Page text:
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Sexual Dysfunction and Diabetes

Posted in Sexual Health 20 Nov, 2014

It is believed that between 35-75% of men with diabetes will experience sexual dysfunction (impotence) during their lifetime. Moreover, men with diabetes also tend to develop erectile dysfunction up to 15 years earlier than men without the condition.

However, sexual dysfunction can also affect woman who have diabetes. Research and studies have show that women with diabetes are twice as likely to experience sexual dysfunction compared to woman who do not have diabetes.

This blog will take a look at the link between diabetes and sexual dysfunction.

How does diabetes cause sexual dysfunction?

Diabetes is a chronic condition that arises when there is not enough insulin being produced to control the level of glucose in the body. Diabetes currently affects up to 3.2 million people in the UK.

For men, diabetes can lead to damaged nerves and blood vessels, particularly if the condition is not effectively controlled. As a result, these impairments can restrict blood flow to the penis and make it difficult to achieve an erection.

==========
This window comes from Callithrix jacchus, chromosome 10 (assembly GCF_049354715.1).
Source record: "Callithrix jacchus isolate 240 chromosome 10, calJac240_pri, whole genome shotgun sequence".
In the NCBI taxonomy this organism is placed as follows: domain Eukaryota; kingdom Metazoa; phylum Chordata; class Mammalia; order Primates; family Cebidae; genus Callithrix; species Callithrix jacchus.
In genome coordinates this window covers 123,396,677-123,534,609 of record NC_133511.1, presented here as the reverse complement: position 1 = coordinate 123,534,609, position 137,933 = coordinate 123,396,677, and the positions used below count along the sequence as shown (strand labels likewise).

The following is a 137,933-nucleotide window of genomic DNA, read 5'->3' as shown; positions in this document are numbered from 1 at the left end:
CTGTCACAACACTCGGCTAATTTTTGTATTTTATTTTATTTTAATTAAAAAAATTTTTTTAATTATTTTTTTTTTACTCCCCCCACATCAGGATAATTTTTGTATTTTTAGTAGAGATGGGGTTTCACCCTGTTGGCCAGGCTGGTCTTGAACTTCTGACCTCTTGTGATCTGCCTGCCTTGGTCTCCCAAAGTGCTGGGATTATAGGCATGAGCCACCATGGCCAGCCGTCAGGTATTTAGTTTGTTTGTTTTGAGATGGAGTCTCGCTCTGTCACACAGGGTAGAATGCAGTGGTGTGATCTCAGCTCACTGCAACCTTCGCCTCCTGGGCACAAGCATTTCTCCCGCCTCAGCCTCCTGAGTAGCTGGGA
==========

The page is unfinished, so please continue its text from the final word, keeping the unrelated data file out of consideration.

On the other hand, for women, the combination of diabetes and sexual dysfunction can result in the following: loss of sexual desire, arousal, as well as dyspareunia (pain during intercourse) and inability to orgasm.

What treatments are available to help with sexual dysfunction and diabetes?

Most men who have erectile dysfunction can take prescription oral medications like Viagra, Cialis and Levitra. These treatments help to increase the blood flow to the penis, making easier for men to maintain an erection.

Unfortunately for women, there is no current prescription treatment at hand for sexual dysfunction, and research remains ongoing. However, there are remedies that can help manage the symptoms, in the form of lubricants and aids for clitoral stimulation.

For more information, or if you are concerned you may be suffering from sexual dysfunction relating to diabetes, speak with your doctor who can you decide on a suitable course of treatment.

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